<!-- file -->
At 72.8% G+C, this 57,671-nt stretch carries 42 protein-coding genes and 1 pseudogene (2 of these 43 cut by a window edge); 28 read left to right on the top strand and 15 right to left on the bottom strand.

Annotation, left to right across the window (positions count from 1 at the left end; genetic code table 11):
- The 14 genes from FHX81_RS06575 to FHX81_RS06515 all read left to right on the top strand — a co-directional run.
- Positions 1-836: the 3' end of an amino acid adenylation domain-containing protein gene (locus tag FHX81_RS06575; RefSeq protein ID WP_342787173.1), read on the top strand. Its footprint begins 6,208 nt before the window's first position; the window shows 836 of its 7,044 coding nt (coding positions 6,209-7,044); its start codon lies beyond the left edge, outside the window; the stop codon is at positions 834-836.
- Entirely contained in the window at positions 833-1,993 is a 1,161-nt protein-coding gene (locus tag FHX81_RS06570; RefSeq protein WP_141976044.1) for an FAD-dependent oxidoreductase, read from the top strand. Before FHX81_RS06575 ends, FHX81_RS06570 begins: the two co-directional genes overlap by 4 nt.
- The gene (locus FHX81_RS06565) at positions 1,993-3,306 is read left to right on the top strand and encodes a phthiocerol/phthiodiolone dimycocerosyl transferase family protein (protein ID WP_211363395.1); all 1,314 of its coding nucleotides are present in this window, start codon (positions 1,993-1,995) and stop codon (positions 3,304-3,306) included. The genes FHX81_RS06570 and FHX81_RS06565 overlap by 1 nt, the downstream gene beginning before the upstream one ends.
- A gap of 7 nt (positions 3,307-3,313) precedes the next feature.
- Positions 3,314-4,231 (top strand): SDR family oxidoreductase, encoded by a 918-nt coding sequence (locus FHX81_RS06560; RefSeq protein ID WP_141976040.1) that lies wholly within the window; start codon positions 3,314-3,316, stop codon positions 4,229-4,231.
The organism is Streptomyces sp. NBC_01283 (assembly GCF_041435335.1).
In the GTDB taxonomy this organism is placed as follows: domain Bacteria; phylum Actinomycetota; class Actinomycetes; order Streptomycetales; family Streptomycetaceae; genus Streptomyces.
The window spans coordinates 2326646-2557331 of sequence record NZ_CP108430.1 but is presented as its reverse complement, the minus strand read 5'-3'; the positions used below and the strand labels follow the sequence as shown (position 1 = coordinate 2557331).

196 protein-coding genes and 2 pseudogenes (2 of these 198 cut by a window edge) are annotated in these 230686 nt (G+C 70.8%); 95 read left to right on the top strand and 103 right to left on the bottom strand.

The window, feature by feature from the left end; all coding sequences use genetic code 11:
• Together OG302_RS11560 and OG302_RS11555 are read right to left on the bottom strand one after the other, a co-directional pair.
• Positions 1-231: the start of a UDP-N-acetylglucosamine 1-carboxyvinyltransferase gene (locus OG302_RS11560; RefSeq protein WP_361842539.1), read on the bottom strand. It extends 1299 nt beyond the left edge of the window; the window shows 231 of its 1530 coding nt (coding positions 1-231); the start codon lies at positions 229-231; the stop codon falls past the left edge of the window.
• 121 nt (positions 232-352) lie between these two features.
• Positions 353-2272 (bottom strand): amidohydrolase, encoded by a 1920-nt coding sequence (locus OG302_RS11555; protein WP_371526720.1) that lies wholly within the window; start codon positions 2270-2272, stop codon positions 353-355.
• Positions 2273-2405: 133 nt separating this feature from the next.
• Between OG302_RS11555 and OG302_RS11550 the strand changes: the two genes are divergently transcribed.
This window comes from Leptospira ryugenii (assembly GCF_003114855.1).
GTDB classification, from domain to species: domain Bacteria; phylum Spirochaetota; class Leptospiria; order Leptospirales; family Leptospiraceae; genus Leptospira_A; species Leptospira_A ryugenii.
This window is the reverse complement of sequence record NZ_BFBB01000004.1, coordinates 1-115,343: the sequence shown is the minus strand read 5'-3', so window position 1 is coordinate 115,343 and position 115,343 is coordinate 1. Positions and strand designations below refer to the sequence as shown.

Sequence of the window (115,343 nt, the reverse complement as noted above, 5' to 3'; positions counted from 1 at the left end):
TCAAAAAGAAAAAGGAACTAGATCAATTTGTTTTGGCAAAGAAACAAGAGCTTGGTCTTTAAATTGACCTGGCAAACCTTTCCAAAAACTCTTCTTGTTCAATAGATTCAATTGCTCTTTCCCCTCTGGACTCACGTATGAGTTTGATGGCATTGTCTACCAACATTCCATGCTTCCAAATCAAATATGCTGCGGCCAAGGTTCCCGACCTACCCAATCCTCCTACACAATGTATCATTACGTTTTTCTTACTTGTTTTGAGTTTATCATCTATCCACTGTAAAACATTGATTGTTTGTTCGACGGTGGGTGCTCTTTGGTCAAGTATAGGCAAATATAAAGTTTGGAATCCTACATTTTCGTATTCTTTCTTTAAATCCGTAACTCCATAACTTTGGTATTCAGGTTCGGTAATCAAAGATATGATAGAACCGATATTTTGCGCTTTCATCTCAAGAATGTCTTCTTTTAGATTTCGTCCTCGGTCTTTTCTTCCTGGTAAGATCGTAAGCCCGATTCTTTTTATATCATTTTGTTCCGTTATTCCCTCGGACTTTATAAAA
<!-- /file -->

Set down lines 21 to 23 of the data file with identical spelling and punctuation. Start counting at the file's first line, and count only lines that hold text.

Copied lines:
GTDB classification, from domain to species: domain Bacteria; phylum Spirochaetota; class Leptospiria; order Leptospirales; family Leptospiraceae; genus Leptospira_A; species Leptospira_A ryugenii.
This window is the reverse complement of sequence record NZ_BFBB01000004.1, coordinates 1-115,343: the sequence shown is the minus strand read 5'-3', so window position 1 is coordinate 115,343 and position 115,343 is coordinate 1. Positions and strand designations below refer to the sequence as shown.

Sequence of the window (115,343 nt, the reverse complement as noted above, 5' to 3'; positions counted from 1 at the left end):